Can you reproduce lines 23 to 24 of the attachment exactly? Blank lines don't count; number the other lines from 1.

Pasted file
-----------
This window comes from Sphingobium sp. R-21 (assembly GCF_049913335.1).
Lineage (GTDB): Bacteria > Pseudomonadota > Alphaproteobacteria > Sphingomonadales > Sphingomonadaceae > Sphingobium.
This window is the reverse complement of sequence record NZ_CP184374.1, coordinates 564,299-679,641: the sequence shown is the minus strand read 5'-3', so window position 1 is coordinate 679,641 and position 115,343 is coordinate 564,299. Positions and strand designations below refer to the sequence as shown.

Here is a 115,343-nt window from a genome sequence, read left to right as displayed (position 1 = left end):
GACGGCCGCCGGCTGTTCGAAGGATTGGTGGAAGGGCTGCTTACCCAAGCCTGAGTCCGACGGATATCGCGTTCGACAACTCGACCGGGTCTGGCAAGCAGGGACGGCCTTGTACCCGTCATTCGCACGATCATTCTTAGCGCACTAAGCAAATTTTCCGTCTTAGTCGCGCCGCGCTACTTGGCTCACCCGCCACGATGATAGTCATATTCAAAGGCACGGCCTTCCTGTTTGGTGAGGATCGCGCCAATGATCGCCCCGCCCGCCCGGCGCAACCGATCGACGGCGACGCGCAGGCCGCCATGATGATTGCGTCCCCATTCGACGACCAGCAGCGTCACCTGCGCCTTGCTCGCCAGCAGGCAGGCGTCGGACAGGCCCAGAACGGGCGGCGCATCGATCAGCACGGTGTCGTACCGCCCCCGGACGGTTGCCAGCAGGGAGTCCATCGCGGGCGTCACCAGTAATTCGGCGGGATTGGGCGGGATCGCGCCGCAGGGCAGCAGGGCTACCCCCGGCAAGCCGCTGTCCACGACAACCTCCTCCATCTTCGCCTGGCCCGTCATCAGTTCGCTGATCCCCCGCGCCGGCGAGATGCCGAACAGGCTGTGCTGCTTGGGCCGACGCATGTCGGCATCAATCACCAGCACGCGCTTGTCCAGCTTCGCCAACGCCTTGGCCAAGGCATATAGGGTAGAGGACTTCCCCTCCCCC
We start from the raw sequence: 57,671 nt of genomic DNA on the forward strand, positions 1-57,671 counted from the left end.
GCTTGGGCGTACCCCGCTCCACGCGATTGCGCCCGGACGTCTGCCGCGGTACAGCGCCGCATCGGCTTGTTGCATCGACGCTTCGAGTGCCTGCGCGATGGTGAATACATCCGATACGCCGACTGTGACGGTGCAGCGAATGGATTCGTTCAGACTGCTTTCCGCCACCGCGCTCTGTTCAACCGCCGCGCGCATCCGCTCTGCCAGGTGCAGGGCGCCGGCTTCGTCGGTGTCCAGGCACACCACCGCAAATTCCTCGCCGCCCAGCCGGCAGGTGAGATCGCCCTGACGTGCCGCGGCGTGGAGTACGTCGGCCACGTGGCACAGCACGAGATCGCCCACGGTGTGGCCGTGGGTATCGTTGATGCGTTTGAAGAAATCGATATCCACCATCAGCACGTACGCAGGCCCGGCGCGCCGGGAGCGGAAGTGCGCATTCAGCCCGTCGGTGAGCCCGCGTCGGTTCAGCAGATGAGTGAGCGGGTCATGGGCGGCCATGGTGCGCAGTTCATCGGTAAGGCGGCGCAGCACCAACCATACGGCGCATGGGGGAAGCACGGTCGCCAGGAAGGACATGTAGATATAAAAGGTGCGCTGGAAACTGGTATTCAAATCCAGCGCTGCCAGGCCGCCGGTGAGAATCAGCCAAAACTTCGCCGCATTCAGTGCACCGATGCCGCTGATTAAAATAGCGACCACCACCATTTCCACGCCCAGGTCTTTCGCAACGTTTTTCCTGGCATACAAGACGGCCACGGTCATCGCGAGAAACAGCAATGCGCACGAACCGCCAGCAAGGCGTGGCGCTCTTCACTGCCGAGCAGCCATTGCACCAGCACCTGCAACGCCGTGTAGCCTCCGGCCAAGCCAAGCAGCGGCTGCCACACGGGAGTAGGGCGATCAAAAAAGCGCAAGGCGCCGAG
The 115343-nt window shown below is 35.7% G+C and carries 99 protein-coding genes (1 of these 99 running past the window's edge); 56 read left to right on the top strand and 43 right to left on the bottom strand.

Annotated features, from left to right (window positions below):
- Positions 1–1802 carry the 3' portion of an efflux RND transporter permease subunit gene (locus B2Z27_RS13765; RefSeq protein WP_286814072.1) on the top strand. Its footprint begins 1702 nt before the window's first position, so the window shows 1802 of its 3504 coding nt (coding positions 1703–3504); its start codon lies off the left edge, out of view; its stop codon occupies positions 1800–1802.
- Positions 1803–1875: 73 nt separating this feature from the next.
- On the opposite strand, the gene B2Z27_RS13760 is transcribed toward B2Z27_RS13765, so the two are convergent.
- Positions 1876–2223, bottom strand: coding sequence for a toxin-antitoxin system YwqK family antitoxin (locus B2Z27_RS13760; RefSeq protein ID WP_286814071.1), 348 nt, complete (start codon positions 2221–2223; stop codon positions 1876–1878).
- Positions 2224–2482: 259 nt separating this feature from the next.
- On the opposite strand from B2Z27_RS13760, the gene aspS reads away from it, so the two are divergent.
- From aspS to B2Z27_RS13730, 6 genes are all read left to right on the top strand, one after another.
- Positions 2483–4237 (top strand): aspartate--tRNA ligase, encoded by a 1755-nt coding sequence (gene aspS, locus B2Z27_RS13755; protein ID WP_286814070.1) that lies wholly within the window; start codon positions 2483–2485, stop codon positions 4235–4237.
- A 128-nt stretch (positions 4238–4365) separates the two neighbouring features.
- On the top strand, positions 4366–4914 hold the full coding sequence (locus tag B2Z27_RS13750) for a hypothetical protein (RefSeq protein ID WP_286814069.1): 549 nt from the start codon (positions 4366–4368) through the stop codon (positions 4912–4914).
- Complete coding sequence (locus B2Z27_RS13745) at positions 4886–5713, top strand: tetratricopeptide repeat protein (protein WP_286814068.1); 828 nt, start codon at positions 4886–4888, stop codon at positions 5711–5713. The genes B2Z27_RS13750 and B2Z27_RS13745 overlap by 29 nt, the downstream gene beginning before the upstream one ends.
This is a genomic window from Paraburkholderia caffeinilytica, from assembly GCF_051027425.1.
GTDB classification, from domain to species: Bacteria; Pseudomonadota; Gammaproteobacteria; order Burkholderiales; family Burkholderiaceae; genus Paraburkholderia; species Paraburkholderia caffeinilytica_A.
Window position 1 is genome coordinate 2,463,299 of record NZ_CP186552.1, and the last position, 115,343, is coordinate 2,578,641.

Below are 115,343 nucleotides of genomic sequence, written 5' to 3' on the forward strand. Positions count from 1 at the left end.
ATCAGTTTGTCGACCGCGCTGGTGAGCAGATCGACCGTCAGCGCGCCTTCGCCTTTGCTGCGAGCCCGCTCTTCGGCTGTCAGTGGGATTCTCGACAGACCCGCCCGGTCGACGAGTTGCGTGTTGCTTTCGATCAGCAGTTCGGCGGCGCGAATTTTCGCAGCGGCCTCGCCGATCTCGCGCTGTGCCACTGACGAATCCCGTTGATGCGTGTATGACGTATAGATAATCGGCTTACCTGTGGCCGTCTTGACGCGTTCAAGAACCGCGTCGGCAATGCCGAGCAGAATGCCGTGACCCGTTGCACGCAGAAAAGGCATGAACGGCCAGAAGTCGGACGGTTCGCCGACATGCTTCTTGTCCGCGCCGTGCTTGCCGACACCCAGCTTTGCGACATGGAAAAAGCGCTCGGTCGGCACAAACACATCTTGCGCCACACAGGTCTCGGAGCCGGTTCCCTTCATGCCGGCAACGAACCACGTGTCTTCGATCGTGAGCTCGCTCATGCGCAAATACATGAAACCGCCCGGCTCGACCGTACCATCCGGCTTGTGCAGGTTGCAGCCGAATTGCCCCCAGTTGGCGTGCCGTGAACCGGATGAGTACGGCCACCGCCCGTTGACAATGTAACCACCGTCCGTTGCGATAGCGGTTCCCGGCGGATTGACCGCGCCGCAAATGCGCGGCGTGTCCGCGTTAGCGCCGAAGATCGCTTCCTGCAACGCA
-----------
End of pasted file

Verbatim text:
Window position 1 is genome coordinate 2,463,299 of record NZ_CP186552.1, and the last position, 115,343, is coordinate 2,578,641.

Below are 115,343 nucleotides of genomic sequence, written 5' to 3' on the forward strand. Positions count from 1 at the left end.